By Bonnie Rosenstock
Photos: Michael Palma Mir
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Towards the latter part of Olga Pericet’s exceptional and quirky “Enfoque” (Focal Point), Inma “La Carbonera,” the cantaora (female flamenco singer), flung a bucket full of spent castanets onto the stage. Pericet took off her shoes, walked among them and observed them as a military commander would survey his troops. She then put her shoes back on, did some scraping, dragging movements with her feet, pulled at her top, performed robotic movements, balanced on one foot, then went into a series of fast footwork, followed by slow and then very rapid, astounding heelwork. I don’t know what the smashed castanets meant, but the intrepid Pericet is certainly a master of smashing tradition as her new show at the Repertorio Español (October 3-21) honoring the legendary bailaora (female flamenco dancer) Carmen Amaya demonstrated.
The gypsy-born Amaya (1918-1963) has justly been called the greatest flamenco dancer of her generation, and the most imitated. She was the first bailaora to master and perform footwork heretofore the male dancer’s domain due to its speed, power and ferocity. Legend has it that on several occasions her intense footwork caused her foot to go through the stage. Amaya also wore a traje corto, a tight-fitting suit normally worn by men. Her “manly” image (criticized by many), deeply personal style and powerful footwork broke tradition. (However, she later returned to the more feminine style, which concentrated on arms and upper torso movements.)
Pericet opened the show in a “masculine” outfit: high-waisted white trousers and a white top that resembled a sports bra, with her delicate ribs peering out. This section resembled a contemporary dance work. She performed sharp robotic movements and clapped her hands mechanically towards each other without them touching, as if to parody the handclapping in flamenco. Then she put the pedal to the metal and astounded with her fast footwork. Throughout the show, there were these mood swings: times of calm, followed by explosions of incredibly fast and furious footwork, which left the audience gasping for breath, but not the cool, in control Pericet.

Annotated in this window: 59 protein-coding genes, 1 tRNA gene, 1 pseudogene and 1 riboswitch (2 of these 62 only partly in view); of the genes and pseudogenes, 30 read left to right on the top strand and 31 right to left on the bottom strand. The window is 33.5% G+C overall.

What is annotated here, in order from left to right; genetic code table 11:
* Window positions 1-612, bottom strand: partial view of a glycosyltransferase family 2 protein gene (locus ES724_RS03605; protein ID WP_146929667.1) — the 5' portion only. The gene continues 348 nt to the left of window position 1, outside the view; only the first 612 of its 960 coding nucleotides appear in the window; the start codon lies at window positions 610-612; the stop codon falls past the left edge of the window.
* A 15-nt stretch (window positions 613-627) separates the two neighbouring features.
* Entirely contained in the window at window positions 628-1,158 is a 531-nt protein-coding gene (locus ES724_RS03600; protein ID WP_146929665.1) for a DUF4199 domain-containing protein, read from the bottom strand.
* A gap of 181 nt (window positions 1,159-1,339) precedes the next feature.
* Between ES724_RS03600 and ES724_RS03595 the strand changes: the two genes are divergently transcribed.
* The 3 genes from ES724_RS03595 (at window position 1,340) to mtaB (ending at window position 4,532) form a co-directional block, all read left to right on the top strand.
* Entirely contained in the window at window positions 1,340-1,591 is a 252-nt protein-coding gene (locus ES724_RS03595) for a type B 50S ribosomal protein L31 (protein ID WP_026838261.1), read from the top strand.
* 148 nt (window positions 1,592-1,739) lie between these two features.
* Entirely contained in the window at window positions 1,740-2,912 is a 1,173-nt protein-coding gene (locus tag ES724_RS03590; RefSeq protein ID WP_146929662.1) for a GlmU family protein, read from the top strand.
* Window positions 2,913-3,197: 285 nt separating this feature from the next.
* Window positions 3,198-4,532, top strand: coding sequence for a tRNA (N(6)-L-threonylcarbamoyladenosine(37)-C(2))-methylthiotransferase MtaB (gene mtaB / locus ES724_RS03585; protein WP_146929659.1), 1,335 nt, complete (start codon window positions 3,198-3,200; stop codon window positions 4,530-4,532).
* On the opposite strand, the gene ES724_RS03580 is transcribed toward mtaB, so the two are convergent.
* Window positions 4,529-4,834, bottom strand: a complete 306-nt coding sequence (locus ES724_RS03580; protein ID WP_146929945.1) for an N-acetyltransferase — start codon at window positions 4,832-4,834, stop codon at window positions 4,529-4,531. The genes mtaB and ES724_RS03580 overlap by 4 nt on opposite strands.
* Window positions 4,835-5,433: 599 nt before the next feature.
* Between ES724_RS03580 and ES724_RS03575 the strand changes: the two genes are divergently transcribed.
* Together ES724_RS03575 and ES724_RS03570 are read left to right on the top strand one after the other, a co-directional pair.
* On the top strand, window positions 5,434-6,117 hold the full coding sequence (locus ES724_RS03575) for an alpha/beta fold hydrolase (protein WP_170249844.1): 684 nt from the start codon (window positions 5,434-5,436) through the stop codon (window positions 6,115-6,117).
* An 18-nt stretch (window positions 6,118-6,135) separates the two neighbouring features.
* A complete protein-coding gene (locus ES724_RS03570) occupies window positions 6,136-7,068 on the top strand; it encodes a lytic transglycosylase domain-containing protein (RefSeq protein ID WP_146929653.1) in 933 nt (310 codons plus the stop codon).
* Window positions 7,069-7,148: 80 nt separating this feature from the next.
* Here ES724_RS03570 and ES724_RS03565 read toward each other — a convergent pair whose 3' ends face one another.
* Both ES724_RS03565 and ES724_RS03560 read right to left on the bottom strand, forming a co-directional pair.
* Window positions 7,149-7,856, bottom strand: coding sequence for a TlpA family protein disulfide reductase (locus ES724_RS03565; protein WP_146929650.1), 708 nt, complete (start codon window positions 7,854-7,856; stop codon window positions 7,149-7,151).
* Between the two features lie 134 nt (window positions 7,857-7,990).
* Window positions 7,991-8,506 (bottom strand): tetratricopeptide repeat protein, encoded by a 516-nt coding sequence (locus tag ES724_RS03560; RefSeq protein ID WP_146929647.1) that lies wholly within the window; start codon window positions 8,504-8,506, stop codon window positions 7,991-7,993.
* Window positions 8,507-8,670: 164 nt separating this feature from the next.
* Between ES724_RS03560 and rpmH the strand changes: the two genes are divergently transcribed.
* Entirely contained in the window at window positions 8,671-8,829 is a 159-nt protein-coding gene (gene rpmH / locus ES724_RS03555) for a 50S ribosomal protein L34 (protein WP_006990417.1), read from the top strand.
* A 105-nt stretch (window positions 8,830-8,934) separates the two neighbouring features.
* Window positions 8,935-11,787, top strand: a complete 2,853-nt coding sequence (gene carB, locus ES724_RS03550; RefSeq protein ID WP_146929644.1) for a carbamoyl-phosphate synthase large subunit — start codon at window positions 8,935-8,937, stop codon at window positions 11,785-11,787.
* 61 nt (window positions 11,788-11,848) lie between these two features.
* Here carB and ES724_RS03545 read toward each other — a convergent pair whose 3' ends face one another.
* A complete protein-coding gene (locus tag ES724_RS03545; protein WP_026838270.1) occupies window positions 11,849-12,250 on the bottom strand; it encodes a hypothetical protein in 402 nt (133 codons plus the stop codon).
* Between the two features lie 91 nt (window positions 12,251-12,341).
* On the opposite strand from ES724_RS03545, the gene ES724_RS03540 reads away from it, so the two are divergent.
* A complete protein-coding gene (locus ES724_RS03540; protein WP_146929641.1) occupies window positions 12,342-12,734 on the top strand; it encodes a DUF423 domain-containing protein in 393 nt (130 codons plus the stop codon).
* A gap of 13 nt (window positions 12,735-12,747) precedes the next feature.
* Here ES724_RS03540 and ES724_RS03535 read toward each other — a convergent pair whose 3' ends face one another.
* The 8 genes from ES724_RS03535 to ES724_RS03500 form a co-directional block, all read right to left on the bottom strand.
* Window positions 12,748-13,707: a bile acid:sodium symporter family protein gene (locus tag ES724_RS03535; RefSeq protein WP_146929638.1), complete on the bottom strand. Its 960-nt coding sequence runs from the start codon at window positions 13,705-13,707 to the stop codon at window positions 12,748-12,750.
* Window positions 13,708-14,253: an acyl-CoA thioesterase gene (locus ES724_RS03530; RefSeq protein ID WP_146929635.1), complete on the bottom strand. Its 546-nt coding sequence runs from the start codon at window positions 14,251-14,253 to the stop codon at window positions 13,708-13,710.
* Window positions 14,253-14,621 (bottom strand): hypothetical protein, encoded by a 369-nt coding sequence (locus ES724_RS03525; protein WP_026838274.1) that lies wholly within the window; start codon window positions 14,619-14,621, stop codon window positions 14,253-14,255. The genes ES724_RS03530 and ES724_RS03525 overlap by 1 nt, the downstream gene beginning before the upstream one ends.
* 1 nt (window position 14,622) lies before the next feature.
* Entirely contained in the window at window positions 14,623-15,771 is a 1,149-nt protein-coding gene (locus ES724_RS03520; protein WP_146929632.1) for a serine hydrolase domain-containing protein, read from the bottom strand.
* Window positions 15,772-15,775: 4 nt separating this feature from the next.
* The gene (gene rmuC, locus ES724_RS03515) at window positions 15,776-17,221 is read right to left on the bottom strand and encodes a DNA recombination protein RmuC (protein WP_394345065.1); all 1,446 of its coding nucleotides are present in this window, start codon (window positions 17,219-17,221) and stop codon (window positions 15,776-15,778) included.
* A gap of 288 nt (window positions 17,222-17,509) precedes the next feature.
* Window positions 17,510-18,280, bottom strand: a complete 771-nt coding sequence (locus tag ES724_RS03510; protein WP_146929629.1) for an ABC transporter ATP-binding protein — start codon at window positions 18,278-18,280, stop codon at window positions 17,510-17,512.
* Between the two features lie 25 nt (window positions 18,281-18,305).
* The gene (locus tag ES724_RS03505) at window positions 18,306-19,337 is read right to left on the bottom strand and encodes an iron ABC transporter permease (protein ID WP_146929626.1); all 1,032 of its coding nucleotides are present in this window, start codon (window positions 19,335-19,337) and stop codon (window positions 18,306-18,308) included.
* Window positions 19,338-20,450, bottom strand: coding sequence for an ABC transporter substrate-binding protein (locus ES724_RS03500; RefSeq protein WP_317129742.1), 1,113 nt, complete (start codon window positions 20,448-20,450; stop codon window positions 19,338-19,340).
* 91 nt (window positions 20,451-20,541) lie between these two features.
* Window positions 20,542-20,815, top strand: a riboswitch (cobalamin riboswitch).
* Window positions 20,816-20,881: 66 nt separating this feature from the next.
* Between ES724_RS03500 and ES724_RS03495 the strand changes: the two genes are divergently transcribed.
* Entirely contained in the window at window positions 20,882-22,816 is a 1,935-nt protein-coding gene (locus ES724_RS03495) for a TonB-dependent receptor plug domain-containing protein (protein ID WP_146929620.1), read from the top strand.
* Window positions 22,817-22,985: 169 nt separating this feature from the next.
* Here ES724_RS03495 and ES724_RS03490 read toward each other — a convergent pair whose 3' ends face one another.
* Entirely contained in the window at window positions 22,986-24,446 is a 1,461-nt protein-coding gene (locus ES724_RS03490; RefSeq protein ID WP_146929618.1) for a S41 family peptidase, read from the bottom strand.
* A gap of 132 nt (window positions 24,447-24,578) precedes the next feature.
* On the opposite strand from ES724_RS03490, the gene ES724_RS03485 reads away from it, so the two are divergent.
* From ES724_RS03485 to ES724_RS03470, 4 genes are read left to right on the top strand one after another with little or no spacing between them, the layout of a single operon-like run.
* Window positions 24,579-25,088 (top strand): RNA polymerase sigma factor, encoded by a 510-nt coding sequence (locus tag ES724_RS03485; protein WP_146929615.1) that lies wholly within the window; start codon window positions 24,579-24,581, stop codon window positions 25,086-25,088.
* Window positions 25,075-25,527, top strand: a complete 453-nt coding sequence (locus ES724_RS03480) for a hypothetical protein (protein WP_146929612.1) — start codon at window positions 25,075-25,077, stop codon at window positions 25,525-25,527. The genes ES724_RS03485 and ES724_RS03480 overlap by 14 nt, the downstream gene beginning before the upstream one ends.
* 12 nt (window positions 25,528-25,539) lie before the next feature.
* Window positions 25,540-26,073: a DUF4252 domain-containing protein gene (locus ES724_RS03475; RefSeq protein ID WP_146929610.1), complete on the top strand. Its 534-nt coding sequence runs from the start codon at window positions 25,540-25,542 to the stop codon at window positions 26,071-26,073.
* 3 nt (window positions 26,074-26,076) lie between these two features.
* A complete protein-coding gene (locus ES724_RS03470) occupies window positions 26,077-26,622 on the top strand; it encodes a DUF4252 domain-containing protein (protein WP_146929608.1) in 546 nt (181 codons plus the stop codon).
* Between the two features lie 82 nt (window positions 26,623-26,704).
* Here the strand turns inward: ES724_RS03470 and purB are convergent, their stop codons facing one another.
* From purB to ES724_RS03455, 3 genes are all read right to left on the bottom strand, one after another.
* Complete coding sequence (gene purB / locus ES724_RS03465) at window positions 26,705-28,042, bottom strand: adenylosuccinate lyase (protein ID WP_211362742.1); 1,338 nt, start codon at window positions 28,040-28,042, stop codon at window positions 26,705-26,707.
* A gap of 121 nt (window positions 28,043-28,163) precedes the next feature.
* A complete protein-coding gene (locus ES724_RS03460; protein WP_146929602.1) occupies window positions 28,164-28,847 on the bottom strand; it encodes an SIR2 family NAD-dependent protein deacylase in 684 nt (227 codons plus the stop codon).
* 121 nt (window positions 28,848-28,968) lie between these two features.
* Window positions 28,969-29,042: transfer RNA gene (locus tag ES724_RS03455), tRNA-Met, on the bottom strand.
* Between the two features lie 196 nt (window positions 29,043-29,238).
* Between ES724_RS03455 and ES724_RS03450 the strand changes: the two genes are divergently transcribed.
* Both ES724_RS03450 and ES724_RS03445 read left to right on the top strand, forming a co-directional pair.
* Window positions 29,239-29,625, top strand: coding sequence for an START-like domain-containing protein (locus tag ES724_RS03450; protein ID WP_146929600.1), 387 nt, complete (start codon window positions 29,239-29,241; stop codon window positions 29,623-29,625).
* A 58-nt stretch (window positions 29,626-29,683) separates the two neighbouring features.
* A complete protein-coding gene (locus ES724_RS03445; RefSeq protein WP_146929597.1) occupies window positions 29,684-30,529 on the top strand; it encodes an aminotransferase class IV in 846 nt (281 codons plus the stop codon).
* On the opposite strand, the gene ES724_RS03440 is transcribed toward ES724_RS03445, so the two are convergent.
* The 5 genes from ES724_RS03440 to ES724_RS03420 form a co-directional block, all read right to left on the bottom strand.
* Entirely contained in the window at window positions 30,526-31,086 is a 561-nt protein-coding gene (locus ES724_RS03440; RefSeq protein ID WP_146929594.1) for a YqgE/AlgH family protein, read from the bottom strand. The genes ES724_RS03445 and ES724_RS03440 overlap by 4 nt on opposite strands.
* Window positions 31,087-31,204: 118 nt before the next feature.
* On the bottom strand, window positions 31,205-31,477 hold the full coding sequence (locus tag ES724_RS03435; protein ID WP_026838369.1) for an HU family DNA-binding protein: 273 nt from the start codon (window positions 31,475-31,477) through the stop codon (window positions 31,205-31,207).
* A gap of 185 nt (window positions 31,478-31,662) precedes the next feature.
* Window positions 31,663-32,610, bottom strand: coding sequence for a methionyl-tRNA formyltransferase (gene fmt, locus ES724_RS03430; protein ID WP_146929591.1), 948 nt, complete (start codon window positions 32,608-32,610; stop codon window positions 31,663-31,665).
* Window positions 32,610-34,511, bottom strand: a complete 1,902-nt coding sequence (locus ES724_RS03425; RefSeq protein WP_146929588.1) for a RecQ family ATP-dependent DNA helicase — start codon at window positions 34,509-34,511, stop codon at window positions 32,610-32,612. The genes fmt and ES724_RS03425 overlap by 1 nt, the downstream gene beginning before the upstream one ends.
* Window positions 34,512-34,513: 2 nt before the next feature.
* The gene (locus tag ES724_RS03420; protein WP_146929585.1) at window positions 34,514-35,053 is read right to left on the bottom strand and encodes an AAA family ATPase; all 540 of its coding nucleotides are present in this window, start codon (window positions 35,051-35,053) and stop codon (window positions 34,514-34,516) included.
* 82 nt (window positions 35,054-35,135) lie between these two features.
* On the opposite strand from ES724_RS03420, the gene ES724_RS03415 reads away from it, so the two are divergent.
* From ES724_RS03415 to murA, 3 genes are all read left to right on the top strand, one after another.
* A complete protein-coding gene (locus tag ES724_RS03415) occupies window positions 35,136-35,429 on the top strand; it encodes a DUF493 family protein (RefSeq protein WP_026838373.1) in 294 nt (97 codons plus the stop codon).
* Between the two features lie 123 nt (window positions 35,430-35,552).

From the masuline to the super feminine: a dazzling white traje de flamenca. From the hips downward, Pericet was encircled in layers of ruffles as if in a field of ginormous gardenias. Hard enough to strut in a normal traje with train, but Pericet maneuvered this caboose with her strong feet as if it were a mere insect to be swept aside. She then slipped out of the dress, stripped down to a beige leotard, and exited. A member or two of her ensemble then folded the dress and transformed it into a screen in which there were blurry black and white film scenes of Amaya fast footing it. In other words, Pericet let Amaya speak (or dance) for herself.
The petit Pericet, 43, was 12 years old when Amaya died. But her aim is not to recreate or imitate Amaya. As the playbill noted, “This unfocused image [of the production, not the film] serves as a catalyst for Ms. Pericet’s creations that intend to avoid all those simple magnetic attractions and typical celebratory approaches to which famous personalities are usually subjected…[It] doesn’t aspire to bring Amaya closer, but instead, to artistically build on her incommensurable and stellar presence.”
In that, Pericet has been successful, providing the audience with the thrill of experiencing her own genius while she channels the indomitable spirit that was Amaya.
The all-Spanish ensemble that accompanied the Córdoba-born Pericet, and provided musical interludes, consisted of two singers, Manuel Lavi and La Carbonera, who does magic with her remarkable vocal range, guitarist Antonia Jiménez Arenas and percussionist David Chupete, all masters of their instruments.
“Enfoque,” which is the first of Pericet’s performance pieces in a series of new choreographic works, will have its final performance at the Teatros del Canal, c/de Cea Bermúdez, 1, Madrid, Spain, on May 25 and 26, 2019.
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